Collaboration is a crucial skill for business today. It’s unusual for a single person to have all the talents needed, so collaboration is frequently called for. At ThoughtForm, we think a lot about working together. Our work often brings writers and designers together to produce a stronger solution than either would have produced alone. In doing so, we’ve butted heads enough times to produce some helpful collaboration advice for anyone uncomfortable with the idea of working on a team.
7 tips for a smooth communication design project
The 12 Collaboration Commandments
- Find something you like about your ally. What does she do well? What do you admire? Look for an opportunity to tell him or her.
- When she annoys you, recall what it is you like about her. (See 1.)
- Get comfortable with the idea that occasionally you are going to look dumb. It’s impossible to avoid and it is not a big deal. You’ll be much more productive if you can be comfortable with this fact.
- Laughter will make a lot of your collaboration problems melt away. Invest some time early in your relationship finding some things to laugh about. Later you’ll discover that this is time well spent.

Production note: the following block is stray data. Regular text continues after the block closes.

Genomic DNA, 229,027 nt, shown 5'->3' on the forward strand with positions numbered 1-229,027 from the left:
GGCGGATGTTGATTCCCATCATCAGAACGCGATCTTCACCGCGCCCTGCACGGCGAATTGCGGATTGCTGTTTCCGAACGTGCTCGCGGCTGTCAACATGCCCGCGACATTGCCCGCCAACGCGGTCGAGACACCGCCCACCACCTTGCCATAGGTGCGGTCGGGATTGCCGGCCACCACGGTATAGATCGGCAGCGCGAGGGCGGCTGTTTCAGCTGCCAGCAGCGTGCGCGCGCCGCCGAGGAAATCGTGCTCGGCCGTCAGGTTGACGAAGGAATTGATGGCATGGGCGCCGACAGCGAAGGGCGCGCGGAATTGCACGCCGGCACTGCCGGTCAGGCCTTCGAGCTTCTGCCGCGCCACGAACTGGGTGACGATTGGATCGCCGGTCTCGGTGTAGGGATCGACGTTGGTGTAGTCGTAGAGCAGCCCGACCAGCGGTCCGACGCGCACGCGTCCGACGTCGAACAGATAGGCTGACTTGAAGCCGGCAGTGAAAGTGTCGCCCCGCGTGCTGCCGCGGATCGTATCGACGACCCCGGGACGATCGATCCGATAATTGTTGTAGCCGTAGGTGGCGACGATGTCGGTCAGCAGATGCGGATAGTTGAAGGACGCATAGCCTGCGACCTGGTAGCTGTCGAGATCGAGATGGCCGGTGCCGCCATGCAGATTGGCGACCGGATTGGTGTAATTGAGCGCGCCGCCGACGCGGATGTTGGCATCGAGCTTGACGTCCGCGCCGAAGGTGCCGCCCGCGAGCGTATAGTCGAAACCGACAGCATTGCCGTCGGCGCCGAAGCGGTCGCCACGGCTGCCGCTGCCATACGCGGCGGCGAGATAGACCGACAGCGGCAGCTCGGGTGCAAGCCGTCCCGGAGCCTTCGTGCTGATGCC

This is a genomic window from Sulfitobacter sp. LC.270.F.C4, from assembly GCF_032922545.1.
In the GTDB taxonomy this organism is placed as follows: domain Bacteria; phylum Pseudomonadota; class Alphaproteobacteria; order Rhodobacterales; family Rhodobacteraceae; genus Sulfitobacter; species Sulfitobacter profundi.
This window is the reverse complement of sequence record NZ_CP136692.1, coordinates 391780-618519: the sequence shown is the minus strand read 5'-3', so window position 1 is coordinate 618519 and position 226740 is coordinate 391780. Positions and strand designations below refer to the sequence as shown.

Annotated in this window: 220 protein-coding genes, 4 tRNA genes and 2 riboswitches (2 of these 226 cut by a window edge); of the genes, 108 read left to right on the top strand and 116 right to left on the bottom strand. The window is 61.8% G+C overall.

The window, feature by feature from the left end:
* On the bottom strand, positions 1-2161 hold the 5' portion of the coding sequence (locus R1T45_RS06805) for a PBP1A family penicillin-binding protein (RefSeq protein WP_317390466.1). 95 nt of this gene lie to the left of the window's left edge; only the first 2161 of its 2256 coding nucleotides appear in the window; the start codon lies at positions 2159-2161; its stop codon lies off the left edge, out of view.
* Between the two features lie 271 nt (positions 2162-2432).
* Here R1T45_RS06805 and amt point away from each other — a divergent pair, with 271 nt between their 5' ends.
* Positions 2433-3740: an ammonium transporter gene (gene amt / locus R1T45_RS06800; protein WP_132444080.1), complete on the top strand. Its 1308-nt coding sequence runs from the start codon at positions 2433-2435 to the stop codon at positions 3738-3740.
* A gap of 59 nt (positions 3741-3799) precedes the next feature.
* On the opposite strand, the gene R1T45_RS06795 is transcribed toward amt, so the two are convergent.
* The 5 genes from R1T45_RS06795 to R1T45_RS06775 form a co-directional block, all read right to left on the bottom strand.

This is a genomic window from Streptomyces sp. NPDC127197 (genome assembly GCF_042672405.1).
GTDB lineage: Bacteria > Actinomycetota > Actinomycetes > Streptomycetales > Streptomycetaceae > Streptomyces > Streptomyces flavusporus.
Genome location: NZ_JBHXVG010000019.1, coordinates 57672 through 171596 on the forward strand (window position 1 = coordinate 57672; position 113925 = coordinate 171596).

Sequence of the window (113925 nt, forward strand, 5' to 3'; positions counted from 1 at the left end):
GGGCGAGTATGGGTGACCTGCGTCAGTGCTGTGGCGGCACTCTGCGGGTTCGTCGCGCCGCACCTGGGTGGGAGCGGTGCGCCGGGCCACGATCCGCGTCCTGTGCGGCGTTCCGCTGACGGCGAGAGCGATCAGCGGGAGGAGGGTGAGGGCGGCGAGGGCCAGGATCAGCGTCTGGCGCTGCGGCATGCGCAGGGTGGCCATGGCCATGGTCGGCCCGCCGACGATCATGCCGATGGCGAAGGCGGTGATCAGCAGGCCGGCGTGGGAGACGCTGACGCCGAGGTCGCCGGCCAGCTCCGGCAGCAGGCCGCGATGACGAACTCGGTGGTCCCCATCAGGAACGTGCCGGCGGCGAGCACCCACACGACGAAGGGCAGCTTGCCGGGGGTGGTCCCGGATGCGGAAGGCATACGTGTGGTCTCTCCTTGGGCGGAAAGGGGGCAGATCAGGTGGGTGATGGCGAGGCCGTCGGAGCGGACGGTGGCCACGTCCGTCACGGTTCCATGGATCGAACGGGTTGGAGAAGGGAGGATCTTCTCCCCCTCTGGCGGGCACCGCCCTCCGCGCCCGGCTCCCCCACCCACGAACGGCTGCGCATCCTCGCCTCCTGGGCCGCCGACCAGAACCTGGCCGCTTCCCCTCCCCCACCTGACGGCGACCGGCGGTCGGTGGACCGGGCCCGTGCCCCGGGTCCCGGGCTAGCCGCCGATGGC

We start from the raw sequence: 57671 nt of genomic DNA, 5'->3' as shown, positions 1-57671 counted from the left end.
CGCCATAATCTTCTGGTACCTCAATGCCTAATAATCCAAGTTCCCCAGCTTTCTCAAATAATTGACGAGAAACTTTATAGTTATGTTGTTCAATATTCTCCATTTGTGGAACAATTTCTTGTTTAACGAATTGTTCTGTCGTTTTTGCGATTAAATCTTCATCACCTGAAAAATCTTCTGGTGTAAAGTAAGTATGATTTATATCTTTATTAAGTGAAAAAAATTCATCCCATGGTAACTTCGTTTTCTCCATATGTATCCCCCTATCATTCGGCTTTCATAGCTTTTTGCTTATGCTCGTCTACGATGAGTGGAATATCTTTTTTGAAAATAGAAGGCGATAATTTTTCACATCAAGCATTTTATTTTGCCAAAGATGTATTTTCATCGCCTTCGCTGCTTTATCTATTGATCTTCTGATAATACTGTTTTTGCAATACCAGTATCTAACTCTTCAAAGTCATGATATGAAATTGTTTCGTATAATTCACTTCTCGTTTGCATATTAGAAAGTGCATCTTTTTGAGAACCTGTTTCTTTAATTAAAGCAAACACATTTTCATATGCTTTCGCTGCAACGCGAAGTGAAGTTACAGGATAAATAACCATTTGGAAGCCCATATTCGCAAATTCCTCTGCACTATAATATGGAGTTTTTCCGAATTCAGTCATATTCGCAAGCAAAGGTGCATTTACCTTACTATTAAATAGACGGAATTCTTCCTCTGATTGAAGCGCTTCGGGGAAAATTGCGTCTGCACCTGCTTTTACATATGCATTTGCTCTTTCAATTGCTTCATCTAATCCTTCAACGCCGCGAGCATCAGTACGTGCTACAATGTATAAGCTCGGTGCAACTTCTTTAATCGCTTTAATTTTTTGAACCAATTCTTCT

- Agree that trespassing is okay. Give the writer permission to express opinions about the design. Also give the designer permission to have ideas about writing. With a new ally, have a conversation about trespassing to get the topic out in the open.
- When a teammate expresses an opinion about your work, say thank you even if it is an idiotic notion. Remember that your teammate is trying to help. Listen carefully for any part of the idea that is valid and deserves exploration.
- Remember that sometimes you’ll have to explore ideas that you don’t have much enthusiasm for, just to keep the alliance healthy. Just do it. It won’t kill you.
- Agree to accept roles on judgment day. When the time comes to decide about a paragraph, the person playing the role of the writer needs to make the call. Everyone else on the team can have an opinion up until that point, but then the debate must stop. For example, after the designer has heard everyone’s opinions about the drawing style of the visual model, let the designer decide.
- Big ideas have many parents. Avoid ownership language such as, “I like Bev’s idea.” Instead say, “I like the notion of showing a bridge.”
- Don’t expect any recognition for your own brilliant ideas.
- Get good at forgiveness. We’re all fallible human beings who are destined to make mistakes.
- Some people are toxic. Most aren’t, but a few are. If the relationship is going to make you sick or crazy, get out of it.
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